Practice harmonizing the above hymn tune "Der Du die Zeit in Händen hast" in 4 parts this way:
1. Place the tune in the soprano and supply missing 2 middle parts
2. Use 3 note chords (tonic, subdominant, dominant etc. and their inversions)
3. Dominant seventh chord works well for the ending of the phrase.
4. End phrases in E minor, A major, G major, D major, E minor, and G major.
5. Make sure you avoid parallel fifths and octaves by moving the upper 3 parts in opposite direction than the bass
Take a slow tempo, aim for detached articulate legato touch and 3 correct repetitions in a row. Here's the MIDI file of soprano and bass parts for listening.
Post time and the number of repetitions to comments.
[HT to Pierre]
Why do we really need to know all of these chords and their inversions? Isn't simply playing the piece and enjoying it not enough? Does everyone needs to become a music theory major or (even worse) a composer in order to play the organ? That's a scary thought, for sure to many students at whatever age they might be.
No of course, you don't have to, if you don't want to. I'm sure you will enjoy the music by simply playing it. The power of great music is sometimes irresistible.
But let's start with understanding how usually people sight-read music. They play notes that are written in the score. In other words, they read music. But reading music is not the same as understanding music.
You can play the notes, but often it's quite tricky to understand what exactly these notes mean. So one of the best ways to start practicing and understanding your favorite organ piece is to be able to analyze it - its structure, chords, tonal plan, cadences and modulations.
Since cadences and modulations are rather advanced concepts in music theory, we start with simple three-note, and four-note chords and their inversions as well as five-note chords without inversions because they are used not as often.
So when you learn the chords and you try to recognize them in your organ compositions, then suddenly entirely new tonal universe opens up. It's like a hidden meaning of these notes will become apparent to you.
It's similar what composers do - they don't just writes notes at random - they have this tonal plan which fits their idea of the piece. And inside this plan obviously are many different chords and their inversions.
So for example, if you know a D65 chord and you try to find it in your organ piece, imagine how different will your playing of that passage be. You not only will be reading separate notes (like B-D-F-G) but you will suddenly realize that it is the chord, not only the combination of notes that don't mean anything.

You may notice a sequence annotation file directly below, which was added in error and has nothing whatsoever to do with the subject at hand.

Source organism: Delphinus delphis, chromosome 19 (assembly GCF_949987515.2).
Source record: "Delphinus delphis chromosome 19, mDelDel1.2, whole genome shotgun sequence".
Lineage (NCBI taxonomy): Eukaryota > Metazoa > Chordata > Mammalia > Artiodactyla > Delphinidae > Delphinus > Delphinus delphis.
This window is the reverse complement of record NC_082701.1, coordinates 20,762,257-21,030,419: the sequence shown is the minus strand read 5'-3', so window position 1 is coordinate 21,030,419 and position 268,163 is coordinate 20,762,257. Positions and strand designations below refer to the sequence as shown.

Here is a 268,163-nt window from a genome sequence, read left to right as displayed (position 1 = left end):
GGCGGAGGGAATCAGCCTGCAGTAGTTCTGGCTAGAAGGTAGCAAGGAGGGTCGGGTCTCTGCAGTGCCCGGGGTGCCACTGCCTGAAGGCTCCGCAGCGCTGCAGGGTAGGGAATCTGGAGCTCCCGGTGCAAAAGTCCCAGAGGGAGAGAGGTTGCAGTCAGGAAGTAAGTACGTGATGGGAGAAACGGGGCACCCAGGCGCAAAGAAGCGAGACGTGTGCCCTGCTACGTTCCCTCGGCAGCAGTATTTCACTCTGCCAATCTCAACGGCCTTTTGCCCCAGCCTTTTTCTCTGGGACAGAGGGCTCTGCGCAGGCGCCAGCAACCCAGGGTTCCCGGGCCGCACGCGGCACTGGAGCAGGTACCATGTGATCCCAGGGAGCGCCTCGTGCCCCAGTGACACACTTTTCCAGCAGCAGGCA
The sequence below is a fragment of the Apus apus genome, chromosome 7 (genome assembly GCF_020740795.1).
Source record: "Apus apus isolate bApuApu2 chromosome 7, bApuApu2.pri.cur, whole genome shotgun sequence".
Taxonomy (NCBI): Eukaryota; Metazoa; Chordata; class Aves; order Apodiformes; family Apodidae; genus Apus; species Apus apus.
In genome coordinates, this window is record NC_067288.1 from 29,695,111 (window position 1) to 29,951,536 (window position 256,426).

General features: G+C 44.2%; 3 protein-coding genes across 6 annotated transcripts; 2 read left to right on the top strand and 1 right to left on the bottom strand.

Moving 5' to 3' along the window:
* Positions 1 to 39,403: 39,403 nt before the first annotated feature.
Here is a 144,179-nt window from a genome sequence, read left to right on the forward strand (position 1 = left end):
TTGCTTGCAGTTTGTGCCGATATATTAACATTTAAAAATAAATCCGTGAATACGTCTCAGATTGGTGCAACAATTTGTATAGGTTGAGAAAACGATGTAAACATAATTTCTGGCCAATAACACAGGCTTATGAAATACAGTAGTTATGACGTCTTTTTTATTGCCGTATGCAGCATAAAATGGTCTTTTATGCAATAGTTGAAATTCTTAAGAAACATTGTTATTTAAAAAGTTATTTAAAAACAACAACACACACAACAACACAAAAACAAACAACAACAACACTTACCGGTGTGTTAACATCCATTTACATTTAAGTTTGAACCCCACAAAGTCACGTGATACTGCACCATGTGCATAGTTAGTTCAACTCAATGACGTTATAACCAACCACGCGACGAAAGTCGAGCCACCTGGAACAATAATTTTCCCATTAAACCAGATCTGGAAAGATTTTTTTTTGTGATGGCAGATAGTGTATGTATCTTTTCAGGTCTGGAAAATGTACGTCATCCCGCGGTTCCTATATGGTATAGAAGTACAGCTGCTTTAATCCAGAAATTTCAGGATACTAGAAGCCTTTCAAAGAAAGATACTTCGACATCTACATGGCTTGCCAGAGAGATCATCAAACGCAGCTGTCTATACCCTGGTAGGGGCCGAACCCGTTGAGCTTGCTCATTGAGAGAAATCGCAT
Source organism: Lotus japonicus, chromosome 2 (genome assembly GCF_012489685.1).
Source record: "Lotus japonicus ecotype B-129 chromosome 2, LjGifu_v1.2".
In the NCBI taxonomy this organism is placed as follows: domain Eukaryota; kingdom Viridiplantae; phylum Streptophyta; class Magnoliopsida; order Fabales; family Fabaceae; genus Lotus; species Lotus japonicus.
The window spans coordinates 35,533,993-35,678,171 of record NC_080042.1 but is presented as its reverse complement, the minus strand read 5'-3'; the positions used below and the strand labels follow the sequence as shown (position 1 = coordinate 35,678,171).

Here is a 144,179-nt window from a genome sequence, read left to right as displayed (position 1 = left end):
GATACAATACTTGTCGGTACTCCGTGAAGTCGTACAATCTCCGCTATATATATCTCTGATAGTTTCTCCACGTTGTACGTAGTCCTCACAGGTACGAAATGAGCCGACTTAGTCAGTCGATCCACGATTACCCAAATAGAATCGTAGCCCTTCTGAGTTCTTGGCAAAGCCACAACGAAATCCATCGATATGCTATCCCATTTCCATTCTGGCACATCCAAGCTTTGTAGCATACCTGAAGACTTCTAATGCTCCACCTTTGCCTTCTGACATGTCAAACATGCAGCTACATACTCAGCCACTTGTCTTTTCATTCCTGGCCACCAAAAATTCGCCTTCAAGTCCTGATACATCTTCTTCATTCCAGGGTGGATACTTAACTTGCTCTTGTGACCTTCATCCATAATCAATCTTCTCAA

Sure, they might sound beautifully but you might not know why. But if you knew that it's a D65 chord (the 1st inversion of the D7 chord) then what happens is that your eyes and ears will open up to its meaning. You will also start looking for other appearances of the same chord in other keys.
Here I'm talking about only one chord but imagine if you knew several other chords, then your analytic skills will be so much more powerful. You will take the score of the piece and just by looking at it you will know the meaning and function of these chords.
And it's very helpful for your sight-reading because you will not be playing random unconnected notes, but rather chords, their combinations, arpeggios, and various other patterns.
Chord mastery also helps you to memorize music because again these chords and notes will speak to you and you will not memorize automatically (using muscular memory without thinking about its meaning).
So I really strongly recommend you start learning some of these chords and you will begin to see how much more meaningful the organ music will become for you.
And the most powerful benefit of all (at least to me personally) is that your musical curiosity and creativity will be enhanced as well. You will be feeling like an explorer who finds a new and uncharted territory.
Lately more than one of my students and readers have written me about the joy of musical discovery which obviously leads to the desire to create something of their own (either on paper or as improvisation).
If suddenly you will start to feel the urge for creativity, know that this is a good thing which might lead you to some really exciting musical discoveries and adventures, if you choose to give them a try.
Today I would like to talk about one of the fastest ways to learn three, four, and five-note chords. Usually I recommend a 4 step approach - playing, listening, writing, and singing these chords and their resolutions.